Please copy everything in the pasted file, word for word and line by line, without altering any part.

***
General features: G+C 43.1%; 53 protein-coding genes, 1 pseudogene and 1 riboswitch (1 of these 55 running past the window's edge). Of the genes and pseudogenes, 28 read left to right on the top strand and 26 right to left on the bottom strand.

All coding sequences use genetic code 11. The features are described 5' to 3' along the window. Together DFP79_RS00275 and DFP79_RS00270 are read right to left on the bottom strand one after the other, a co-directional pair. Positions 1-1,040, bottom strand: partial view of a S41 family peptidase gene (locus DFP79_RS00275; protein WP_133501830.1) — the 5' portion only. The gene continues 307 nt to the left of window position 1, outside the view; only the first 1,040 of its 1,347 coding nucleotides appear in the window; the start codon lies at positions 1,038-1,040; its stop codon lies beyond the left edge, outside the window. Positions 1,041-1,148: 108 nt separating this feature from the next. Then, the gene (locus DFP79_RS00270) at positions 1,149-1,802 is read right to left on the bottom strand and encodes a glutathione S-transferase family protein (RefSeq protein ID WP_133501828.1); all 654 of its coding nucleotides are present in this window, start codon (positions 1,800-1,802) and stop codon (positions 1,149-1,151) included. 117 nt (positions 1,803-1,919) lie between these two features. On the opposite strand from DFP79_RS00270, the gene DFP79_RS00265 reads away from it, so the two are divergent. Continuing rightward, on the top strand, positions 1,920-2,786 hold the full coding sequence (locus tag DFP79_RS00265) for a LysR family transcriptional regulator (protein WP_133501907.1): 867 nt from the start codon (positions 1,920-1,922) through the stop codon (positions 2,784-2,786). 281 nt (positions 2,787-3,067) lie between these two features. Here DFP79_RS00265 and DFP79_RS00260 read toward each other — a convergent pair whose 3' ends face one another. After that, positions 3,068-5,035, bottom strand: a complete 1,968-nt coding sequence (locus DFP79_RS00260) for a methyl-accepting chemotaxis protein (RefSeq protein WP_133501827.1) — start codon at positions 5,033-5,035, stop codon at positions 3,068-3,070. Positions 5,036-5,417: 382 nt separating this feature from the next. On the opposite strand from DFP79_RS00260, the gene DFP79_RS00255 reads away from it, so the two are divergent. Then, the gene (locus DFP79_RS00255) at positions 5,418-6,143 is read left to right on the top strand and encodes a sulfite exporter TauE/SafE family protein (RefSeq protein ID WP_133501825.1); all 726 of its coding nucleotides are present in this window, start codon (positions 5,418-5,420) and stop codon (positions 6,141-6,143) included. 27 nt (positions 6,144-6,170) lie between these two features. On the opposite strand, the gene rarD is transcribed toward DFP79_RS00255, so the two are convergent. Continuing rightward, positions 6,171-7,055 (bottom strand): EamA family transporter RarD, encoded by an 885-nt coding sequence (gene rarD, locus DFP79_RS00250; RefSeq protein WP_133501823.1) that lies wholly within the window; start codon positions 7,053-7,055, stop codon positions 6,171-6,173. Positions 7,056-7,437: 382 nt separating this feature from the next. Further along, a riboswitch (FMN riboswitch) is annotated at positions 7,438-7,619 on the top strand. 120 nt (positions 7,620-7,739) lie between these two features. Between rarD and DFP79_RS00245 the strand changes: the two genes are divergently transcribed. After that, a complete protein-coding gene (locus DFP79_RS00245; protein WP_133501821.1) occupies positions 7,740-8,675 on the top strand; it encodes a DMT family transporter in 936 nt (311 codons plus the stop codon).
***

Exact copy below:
General features: G+C 43.1%; 53 protein-coding genes, 1 pseudogene and 1 riboswitch (1 of these 55 running past the window's edge). Of the genes and pseudogenes, 28 read left to right on the top strand and 26 right to left on the bottom strand.

All coding sequences use genetic code 11. The features are described 5' to 3' along the window. Together DFP79_RS00275 and DFP79_RS00270 are read right to left on the bottom strand one after the other, a co-directional pair. Positions 1-1,040, bottom strand: partial view of a S41 family peptidase gene (locus DFP79_RS00275; protein WP_133501830.1) — the 5' portion only. The gene continues 307 nt to the left of window position 1, outside the view; only the first 1,040 of its 1,347 coding nucleotides appear in the window; the start codon lies at positions 1,038-1,040; its stop codon lies beyond the left edge, outside the window. Positions 1,041-1,148: 108 nt separating this feature from the next. Then, the gene (locus DFP79_RS00270) at positions 1,149-1,802 is read right to left on the bottom strand and encodes a glutathione S-transferase family protein (RefSeq protein ID WP_133501828.1); all 654 of its coding nucleotides are present in this window, start codon (positions 1,800-1,802) and stop codon (positions 1,149-1,151) included. 117 nt (positions 1,803-1,919) lie between these two features. On the opposite strand from DFP79_RS00270, the gene DFP79_RS00265 reads away from it, so the two are divergent. Continuing rightward, on the top strand, positions 1,920-2,786 hold the full coding sequence (locus tag DFP79_RS00265) for a LysR family transcriptional regulator (protein WP_133501907.1): 867 nt from the start codon (positions 1,920-1,922) through the stop codon (positions 2,784-2,786). 281 nt (positions 2,787-3,067) lie between these two features. Here DFP79_RS00265 and DFP79_RS00260 read toward each other — a convergent pair whose 3' ends face one another. After that, positions 3,068-5,035, bottom strand: a complete 1,968-nt coding sequence (locus DFP79_RS00260) for a methyl-accepting chemotaxis protein (RefSeq protein WP_133501827.1) — start codon at positions 5,033-5,035, stop codon at positions 3,068-3,070. Positions 5,036-5,417: 382 nt separating this feature from the next. On the opposite strand from DFP79_RS00260, the gene DFP79_RS00255 reads away from it, so the two are divergent. Then, the gene (locus DFP79_RS00255) at positions 5,418-6,143 is read left to right on the top strand and encodes a sulfite exporter TauE/SafE family protein (RefSeq protein ID WP_133501825.1); all 726 of its coding nucleotides are present in this window, start codon (positions 5,418-5,420) and stop codon (positions 6,141-6,143) included. 27 nt (positions 6,144-6,170) lie between these two features. On the opposite strand, the gene rarD is transcribed toward DFP79_RS00255, so the two are convergent. Continuing rightward, positions 6,171-7,055 (bottom strand): EamA family transporter RarD, encoded by an 885-nt coding sequence (gene rarD, locus DFP79_RS00250; RefSeq protein WP_133501823.1) that lies wholly within the window; start codon positions 7,053-7,055, stop codon positions 6,171-6,173. Positions 7,056-7,437: 382 nt separating this feature from the next. Further along, a riboswitch (FMN riboswitch) is annotated at positions 7,438-7,619 on the top strand. 120 nt (positions 7,620-7,739) lie between these two features. Between rarD and DFP79_RS00245 the strand changes: the two genes are divergently transcribed. After that, a complete protein-coding gene (locus DFP79_RS00245; protein WP_133501821.1) occupies positions 7,740-8,675 on the top strand; it encodes a DMT family transporter in 936 nt (311 codons plus the stop codon).